Not every person might be ready to submit during a scheduled appointment. Writers make appointments to interview agents ahead of time. Agents need to be respected for their time. But the same goes for writers who paid to be there.
    I’m not ready to submit. But I meet with agents because I want to know them first. And after scheduling some appointments and attending workshops, I know which ones I will submit to when I’m ready.
    Mary gave a great advice. Head to conferences to meet agents. That’s the best way to really know the person’s heart.

    • Mary Keeley Mary Keeley says:

      Anna, it’s unfortunate if an agent appears to come across as a snob or know-it-all. Most agents serving the CBA market are kind people with hearts for Christ’s mission. At the same time agents are professionals and the business half of the writing life cannot be avoided. I’m glad you mentioned that agents need to be respected for their time. Just as for writers, agents invest in time and money to attend conferences to meet with potential new clients. All the while their work continues to pile up back at the office. I say this to paint a picture that agenting is the way we make our living. There are times outside of actual scheduled meetings that writers can introduces themselves and get acquainted with agents: during meals, observations in workshops, in the hallways, etc. But scheduled meetings are designed for writers who have projects ready to pitch.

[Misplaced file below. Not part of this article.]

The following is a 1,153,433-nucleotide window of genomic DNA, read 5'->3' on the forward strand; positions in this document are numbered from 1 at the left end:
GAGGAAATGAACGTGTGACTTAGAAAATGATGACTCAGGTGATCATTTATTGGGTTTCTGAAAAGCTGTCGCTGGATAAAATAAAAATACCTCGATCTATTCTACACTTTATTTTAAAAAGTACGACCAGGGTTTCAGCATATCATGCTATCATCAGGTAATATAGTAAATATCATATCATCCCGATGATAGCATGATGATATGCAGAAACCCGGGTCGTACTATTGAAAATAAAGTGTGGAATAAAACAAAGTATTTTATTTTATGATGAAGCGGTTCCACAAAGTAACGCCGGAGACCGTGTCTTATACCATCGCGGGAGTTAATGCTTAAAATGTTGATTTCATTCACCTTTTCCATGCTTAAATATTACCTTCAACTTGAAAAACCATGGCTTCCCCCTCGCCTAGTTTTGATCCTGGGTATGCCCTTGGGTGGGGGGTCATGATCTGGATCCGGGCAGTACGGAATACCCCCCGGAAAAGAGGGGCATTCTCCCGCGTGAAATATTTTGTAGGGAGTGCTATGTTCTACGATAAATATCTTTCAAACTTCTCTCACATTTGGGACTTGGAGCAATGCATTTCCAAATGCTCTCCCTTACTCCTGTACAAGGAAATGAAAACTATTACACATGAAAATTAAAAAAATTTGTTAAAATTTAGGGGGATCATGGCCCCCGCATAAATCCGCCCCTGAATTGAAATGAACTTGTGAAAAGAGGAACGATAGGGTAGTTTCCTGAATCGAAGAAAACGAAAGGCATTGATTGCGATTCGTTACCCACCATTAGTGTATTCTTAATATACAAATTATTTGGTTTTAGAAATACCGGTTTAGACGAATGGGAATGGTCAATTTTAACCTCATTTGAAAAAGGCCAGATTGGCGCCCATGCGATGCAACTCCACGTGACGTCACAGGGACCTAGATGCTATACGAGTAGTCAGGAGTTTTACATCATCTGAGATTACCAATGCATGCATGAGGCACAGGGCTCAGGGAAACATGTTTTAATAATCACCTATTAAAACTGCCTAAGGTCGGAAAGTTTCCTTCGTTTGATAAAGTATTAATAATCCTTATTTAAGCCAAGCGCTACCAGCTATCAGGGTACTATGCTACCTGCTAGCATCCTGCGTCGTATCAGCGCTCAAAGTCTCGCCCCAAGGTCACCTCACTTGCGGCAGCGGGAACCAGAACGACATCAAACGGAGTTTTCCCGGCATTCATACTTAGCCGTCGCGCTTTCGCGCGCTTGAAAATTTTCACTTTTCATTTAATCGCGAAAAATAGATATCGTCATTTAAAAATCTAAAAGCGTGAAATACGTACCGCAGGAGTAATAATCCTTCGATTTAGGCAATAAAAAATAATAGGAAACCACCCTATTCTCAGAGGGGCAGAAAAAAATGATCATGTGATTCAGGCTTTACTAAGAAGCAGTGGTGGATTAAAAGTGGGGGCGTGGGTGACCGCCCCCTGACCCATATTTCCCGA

• Anna Labno says:

        Mary,

        One well known editor told me to make as many appointments I can to get to know people. And I admit I did that at conferences. (I’m so glad I did.) And another well known agent told me that at the end it really comes to who you know.
        I’m so glad I met with agents during apointments even though my project wasn’t ready. I know who likes my style and who doesn’t. That’s gold.
        After each conference, I grow my list of people I might like to work with in the future.
        And yes, there are agents who like to mentor writers if they like what they see presented to them.
        At the end I look at that. If the agent I met wasn’t too busy and invested time in our meeting and kept in touch after the conference was over, that’s the agent I will consider.
        That’s me. I won’t consider an agent who’s too busy and wants to make money right off the proposal. Because at the end for me a relationship is more important than a business transaction.
        I respect all agents for what they do. And it’s nothing wrong to approach meetings from different angles.

  • Selena Fulton says:

    When I do find an agent, I want one that is as excited about my work as I am, because that’s the way they will represent my work to editors.

    I also want one who will be honest with me. Honesty is very important to me.

    Wonderful post.